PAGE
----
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How Long Does Sobering Up Take (Really)?

Elena Hill, MD, MPH profile image
By Elena Hill, MD, MPH • Updated Jul 6, 2022 • 8 cited sources

There is a wide variation in how long it takes different individuals to “sober up” after drinking alcohol. As a general rule of thumb, most people can metabolize one drink of alcohol per hour.[1] However, this varies widely between individuals. Some people may have one drink and still feel the effects several hours later. 

Factors That Slow Down or Speed Up Alcohol Absorption

There are many factors that affect how rapidly an individual metabolizes alcohol. Here are some factors that can affect your rate of alcohol metabolism

1. Concurrent Medications

Your liver processes alcohol, and if you’re taking other drugs, it must work on them too. Put too many substances in your body at once, and you create a bottleneck in the liver that slows down alcohol metabolizing.[2] Over-the-counter drugs like aspirin and Tylenol are two examples of medications that, if taken with alcohol, can cause the effects of alcohol to last longer. 

2. Overall Health

If you are sick, dehydrated, or have any temporary or permanent damage to your liver, your liver works more slowly and you may be more sensitive to the intoxicating effects of alcohol[3]

3. Food Intake

Food sitting in your stomach blocks alcohol from interacting with the stomach lining and slows down absorption of alcohol into the bloodstream. Food also keeps alcohol from entering your intestines for digestion. Thus, if you eat before drinking, you may get less intoxicated than if you drink on an empty stomach.

Alcohol will move slowly into your bloodstream when your stomach is full. Your liver is able to keep pace if you don’t drink too quickly.[1]

4. Sex

Women tend to have more body fat than men do, and this subtle change means women may get intoxicated slightly more quickly and stay intoxicated longer than their male counterparts.[4]

5. Genetics

There are many genes that affect how quickly we metabolize alcohol. Some people will feel more or less effects of alcohol based on their personal genetics, which can be hard to predict. 

What’s the Best Way to “Get Sober”?

There is a ton of myth and mystery around ways to “sober up” more quickly, including taking a cold shower, hydrating, eating food, taking certain vitamins or supplements, drinking coffee, or self-induced vomiting.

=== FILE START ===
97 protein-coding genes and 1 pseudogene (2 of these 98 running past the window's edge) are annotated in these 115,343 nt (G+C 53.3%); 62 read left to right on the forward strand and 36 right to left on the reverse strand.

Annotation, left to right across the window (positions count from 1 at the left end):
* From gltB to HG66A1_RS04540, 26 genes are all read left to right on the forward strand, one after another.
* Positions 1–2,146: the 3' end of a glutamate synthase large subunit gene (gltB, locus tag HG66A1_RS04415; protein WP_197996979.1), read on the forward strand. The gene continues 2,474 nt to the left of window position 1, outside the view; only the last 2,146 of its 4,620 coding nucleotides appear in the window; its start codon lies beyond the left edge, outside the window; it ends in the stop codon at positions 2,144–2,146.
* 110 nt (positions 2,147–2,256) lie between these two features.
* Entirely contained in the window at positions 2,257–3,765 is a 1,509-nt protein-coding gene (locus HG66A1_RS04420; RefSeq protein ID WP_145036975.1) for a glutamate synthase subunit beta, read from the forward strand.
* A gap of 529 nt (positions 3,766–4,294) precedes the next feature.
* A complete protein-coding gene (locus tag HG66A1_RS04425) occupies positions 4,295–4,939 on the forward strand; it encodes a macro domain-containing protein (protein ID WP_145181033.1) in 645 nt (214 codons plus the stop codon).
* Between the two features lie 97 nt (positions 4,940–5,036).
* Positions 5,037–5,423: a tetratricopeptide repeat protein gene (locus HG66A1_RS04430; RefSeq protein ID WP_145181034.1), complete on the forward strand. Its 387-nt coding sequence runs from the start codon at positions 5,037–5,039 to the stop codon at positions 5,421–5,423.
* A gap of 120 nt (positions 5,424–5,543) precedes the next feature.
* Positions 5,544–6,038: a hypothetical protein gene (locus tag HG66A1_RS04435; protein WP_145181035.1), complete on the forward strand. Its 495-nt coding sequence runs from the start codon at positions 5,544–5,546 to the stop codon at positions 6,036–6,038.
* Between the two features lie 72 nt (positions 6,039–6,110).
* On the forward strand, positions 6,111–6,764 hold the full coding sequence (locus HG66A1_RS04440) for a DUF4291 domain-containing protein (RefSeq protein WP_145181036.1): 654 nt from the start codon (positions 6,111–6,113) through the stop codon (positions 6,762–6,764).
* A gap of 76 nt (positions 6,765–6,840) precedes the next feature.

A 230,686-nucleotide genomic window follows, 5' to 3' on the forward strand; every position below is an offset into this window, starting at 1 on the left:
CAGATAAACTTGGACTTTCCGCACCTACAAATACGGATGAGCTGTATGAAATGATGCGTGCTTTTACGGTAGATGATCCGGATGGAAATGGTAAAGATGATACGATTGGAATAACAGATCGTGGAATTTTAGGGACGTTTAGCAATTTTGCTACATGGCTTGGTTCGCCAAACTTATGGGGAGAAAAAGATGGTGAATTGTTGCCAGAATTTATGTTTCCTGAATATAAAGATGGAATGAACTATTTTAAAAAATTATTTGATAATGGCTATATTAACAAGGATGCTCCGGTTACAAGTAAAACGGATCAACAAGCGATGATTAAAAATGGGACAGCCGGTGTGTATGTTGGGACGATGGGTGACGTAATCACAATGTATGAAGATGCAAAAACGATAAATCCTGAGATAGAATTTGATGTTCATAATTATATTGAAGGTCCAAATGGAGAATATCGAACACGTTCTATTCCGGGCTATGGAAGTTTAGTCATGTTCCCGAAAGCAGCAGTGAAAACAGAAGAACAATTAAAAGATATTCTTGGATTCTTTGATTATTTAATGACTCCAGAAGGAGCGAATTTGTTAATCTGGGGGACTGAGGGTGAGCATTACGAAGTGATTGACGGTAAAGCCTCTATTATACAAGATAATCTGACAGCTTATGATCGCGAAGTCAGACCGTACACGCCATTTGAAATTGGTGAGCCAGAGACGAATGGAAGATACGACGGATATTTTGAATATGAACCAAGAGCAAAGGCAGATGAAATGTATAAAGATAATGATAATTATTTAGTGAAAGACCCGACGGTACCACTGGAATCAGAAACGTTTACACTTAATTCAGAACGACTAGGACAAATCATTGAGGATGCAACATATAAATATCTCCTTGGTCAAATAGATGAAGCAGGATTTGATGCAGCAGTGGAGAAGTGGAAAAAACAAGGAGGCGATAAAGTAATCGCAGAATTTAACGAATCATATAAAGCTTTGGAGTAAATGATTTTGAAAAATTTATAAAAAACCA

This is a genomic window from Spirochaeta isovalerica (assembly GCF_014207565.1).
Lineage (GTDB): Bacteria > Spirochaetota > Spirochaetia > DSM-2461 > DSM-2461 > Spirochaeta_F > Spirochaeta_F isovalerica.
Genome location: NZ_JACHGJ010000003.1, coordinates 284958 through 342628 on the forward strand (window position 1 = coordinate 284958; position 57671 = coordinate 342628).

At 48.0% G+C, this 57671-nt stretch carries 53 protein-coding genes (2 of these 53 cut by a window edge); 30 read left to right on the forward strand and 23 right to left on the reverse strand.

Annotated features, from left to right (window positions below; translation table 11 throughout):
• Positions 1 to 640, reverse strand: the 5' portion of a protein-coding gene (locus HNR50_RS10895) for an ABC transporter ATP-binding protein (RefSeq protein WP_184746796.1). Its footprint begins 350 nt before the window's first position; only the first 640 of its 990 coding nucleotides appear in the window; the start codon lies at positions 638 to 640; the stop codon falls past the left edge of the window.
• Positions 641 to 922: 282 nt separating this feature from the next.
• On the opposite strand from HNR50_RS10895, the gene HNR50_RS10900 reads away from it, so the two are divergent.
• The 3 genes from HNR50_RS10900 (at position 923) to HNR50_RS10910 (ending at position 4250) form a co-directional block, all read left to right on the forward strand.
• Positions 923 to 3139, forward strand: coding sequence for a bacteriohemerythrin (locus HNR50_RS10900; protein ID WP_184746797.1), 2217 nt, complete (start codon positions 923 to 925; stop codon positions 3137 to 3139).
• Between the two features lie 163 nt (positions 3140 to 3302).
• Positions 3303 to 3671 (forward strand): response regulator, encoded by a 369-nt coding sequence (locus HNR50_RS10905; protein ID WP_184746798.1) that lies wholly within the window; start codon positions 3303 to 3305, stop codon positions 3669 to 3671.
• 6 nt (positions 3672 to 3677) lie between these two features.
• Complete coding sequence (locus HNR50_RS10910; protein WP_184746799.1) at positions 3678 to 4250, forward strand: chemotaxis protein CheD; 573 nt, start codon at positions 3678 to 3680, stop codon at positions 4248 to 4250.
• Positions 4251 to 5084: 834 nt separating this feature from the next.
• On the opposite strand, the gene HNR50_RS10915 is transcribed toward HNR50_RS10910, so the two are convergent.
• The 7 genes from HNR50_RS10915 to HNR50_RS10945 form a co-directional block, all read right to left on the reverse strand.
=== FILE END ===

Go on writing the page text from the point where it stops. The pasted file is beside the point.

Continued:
Overall, none of these methods has been proven to be effective for decreasing the amount of time it takes to “sober up”. The best and only truly effective method is time.

If you know you are going to need to be sober by a particular time, the best way to ensure this is to plan ahead and minimize your drinking. If you are going out and planning on drinking, plan ahead of time how many drinks you are going to allow yourself, knowing your own body.

What if I Find Myself Frequently More Intoxicated Than I Intended?

If you find yourself in situations where you are frequently drinking more than planned, or find yourself frequently intoxicated longer, or hungover longer than you would like to be, you may be experiencing signs of unhealthy drinking habits.

If you are concerned about your drinking habits, don’t wait. Reach out for help from friends, family, or medical professionals. There are lots of treatment options, including behavioral support, therapy, groups, and even medications to help you abstain from alcohol or minimize bad outcomes from your drinking. Reach out today if you think treatment might be helpful for you.

By Elena Hill, MD, MPH

Elena Hill, MD; MPH received her MD and Masters of Public Health degrees at Tufts Medical School and completed her family medicine residency at Boston Medical Center. She is currently an attending physician at Bronxcare Health Systems in the Bronx, NY where ... Read More

  1. Alcohol Metabolism. Bowling Green State University. Accessed June 2022.
  2. Factors that Affect Intoxication. Bowling Green State University. Accessed June 2022.
  3. Absorption Rate Factors. University of Notre Dame. Accessed June 2022.
  4. Alcohol Metabolism. Clinical Liver Disease. November 2013. Accessed June 2022.
  5. Alcohol and Caffeine. Centers for Disease Control and Prevention. April 2022. Accessed June 2022.
  6. Virtual Bar and Sobering Up. The University of Tennessee Chattanooga. Accessed June 2022.
  7. Alcohol Withdrawal Syndrome: How to Predict, Prevent, Diagnose, and Treat It. Prescire International. February 2007. Accessed June 2022. 
  8. Alcohol Withdrawal Syndrome. American Family Physician. March 2004. Accessed June 2022.
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